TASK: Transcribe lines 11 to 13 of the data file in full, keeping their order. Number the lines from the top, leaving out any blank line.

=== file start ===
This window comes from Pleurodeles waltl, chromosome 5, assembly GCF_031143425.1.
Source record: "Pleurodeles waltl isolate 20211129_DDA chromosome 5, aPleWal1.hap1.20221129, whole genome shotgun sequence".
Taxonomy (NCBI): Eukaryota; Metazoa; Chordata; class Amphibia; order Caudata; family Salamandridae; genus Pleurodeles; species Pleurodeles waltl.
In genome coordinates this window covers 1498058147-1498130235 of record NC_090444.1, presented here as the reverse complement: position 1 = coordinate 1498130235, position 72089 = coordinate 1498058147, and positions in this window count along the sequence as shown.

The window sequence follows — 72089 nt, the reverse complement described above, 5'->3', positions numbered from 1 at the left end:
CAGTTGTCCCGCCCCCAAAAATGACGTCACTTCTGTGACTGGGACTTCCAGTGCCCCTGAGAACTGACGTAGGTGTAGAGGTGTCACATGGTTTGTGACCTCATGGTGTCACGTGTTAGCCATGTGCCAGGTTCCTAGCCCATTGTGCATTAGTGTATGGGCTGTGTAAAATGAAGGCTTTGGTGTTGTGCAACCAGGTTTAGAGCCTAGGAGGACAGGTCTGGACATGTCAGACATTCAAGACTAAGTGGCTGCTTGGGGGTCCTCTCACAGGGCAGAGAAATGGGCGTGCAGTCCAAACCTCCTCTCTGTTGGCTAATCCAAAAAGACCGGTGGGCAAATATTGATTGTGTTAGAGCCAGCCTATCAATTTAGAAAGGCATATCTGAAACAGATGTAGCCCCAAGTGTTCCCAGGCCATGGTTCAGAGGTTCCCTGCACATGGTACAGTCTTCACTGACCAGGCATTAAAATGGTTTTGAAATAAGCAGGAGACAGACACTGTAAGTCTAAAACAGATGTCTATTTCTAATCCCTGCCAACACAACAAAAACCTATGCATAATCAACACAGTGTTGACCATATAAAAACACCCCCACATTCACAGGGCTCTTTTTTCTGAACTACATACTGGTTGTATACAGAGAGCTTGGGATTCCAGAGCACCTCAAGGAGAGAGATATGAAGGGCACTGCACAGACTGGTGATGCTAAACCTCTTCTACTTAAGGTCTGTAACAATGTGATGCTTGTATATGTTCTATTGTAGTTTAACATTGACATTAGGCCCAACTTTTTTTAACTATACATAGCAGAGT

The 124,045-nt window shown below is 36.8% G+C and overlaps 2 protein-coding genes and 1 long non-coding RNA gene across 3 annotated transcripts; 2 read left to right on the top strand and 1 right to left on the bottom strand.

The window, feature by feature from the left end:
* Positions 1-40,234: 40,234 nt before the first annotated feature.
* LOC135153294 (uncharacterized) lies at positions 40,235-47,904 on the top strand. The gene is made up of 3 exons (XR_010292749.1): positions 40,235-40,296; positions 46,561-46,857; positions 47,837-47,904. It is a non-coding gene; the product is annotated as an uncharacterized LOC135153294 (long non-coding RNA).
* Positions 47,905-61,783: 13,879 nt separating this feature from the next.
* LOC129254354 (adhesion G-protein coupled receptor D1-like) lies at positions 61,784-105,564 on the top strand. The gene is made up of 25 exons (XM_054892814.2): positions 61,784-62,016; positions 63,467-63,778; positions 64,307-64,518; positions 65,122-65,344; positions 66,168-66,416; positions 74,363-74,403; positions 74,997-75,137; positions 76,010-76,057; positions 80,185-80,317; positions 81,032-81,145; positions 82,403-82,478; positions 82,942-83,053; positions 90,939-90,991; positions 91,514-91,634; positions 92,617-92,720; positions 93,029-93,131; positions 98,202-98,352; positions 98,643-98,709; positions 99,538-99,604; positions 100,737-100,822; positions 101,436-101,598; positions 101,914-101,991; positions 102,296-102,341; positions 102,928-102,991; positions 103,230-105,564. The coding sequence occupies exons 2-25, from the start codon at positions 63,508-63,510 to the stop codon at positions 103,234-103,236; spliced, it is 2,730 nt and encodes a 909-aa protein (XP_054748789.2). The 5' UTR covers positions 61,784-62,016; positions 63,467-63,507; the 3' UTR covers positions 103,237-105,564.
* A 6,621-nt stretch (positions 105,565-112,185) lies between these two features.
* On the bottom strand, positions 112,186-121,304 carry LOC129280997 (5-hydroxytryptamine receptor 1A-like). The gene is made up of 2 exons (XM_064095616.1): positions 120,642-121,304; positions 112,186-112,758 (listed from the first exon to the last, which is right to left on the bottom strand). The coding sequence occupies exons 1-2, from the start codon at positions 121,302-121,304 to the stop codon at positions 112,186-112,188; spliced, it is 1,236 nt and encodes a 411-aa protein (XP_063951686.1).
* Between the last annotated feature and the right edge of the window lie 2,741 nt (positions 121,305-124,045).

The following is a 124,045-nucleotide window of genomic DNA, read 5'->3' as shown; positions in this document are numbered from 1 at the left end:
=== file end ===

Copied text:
* Positions 47,905-61,783: 13,879 nt separating this feature from the next.
* LOC129254354 (adhesion G-protein coupled receptor D1-like) lies at positions 61,784-105,564 on the top strand. The gene is made up of 25 exons (XM_054892814.2): positions 61,784-62,016; positions 63,467-63,778; positions 64,307-64,518; positions 65,122-65,344; positions 66,168-66,416; positions 74,363-74,403; positions 74,997-75,137; positions 76,010-76,057; positions 80,185-80,317; positions 81,032-81,145; positions 82,403-82,478; positions 82,942-83,053; positions 90,939-90,991; positions 91,514-91,634; positions 92,617-92,720; positions 93,029-93,131; positions 98,202-98,352; positions 98,643-98,709; positions 99,538-99,604; positions 100,737-100,822; positions 101,436-101,598; positions 101,914-101,991; positions 102,296-102,341; positions 102,928-102,991; positions 103,230-105,564. The coding sequence occupies exons 2-25, from the start codon at positions 63,508-63,510 to the stop codon at positions 103,234-103,236; spliced, it is 2,730 nt and encodes a 909-aa protein (XP_054748789.2). The 5' UTR covers positions 61,784-62,016; positions 63,467-63,507; the 3' UTR covers positions 103,237-105,564.
* A 6,621-nt stretch (positions 105,565-112,185) lies between these two features.